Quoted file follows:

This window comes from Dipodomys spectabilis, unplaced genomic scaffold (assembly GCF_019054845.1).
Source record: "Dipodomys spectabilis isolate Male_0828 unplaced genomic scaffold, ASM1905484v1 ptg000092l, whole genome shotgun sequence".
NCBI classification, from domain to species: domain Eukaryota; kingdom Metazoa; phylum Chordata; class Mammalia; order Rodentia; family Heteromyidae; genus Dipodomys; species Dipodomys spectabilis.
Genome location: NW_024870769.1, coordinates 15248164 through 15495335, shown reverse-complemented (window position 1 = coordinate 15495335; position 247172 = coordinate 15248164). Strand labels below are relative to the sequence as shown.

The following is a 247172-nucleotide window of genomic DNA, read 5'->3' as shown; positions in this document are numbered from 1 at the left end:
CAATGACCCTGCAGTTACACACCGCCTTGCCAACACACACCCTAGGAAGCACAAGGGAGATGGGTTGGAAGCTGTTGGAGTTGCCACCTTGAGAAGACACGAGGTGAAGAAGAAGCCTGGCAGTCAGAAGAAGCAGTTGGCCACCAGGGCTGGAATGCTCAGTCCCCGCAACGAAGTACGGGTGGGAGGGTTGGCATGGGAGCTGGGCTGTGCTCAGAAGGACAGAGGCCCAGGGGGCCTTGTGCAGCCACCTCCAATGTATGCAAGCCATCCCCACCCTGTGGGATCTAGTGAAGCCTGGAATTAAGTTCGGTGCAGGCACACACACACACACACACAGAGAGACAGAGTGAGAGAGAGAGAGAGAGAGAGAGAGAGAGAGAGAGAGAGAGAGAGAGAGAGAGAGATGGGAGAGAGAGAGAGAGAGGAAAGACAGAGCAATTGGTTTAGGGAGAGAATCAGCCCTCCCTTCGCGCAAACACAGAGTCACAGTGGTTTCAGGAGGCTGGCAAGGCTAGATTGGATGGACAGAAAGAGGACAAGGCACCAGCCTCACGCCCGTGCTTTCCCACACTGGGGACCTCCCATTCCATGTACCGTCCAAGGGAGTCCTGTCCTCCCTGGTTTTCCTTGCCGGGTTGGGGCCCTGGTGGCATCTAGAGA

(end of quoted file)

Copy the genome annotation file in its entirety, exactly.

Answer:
This window comes from Dipodomys spectabilis, unplaced genomic scaffold (assembly GCF_019054845.1).
Source record: "Dipodomys spectabilis isolate Male_0828 unplaced genomic scaffold, ASM1905484v1 ptg000092l, whole genome shotgun sequence".
NCBI classification, from domain to species: domain Eukaryota; kingdom Metazoa; phylum Chordata; class Mammalia; order Rodentia; family Heteromyidae; genus Dipodomys; species Dipodomys spectabilis.
Genome location: NW_024870769.1, coordinates 15248164 through 15495335, shown reverse-complemented (window position 1 = coordinate 15495335; position 247172 = coordinate 15248164). Strand labels below are relative to the sequence as shown.

The following is a 247172-nucleotide window of genomic DNA, read 5'->3' as shown; positions in this document are numbered from 1 at the left end:
CAATGACCCTGCAGTTACACACCGCCTTGCCAACACACACCCTAGGAAGCACAAGGGAGATGGGTTGGAAGCTGTTGGAGTTGCCACCTTGAGAAGACACGAGGTGAAGAAGAAGCCTGGCAGTCAGAAGAAGCAGTTGGCCACCAGGGCTGGAATGCTCAGTCCCCGCAACGAAGTACGGGTGGGAGGGTTGGCATGGGAGCTGGGCTGTGCTCAGAAGGACAGAGGCCCAGGGGGCCTTGTGCAGCCACCTCCAATGTATGCAAGCCATCCCCACCCTGTGGGATCTAGTGAAGCCTGGAATTAAGTTCGGTGCAGGCACACACACACACACACACAGAGAGACAGAGTGAGAGAGAGAGAGAGAGAGAGAGAGAGAGAGAGAGAGAGAGAGAGAGAGAGAGAGATGGGAGAGAGAGAGAGAGAGGAAAGACAGAGCAATTGGTTTAGGGAGAGAATCAGCCCTCCCTTCGCGCAAACACAGAGTCACAGTGGTTTCAGGAGGCTGGCAAGGCTAGATTGGATGGACAGAAAGAGGACAAGGCACCAGCCTCACGCCCGTGCTTTCCCACACTGGGGACCTCCCATTCCATGTACCGTCCAAGGGAGTCCTGTCCTCCCTGGTTTTCCTTGCCGGGTTGGGGCCCTGGTGGCATCTAGAGA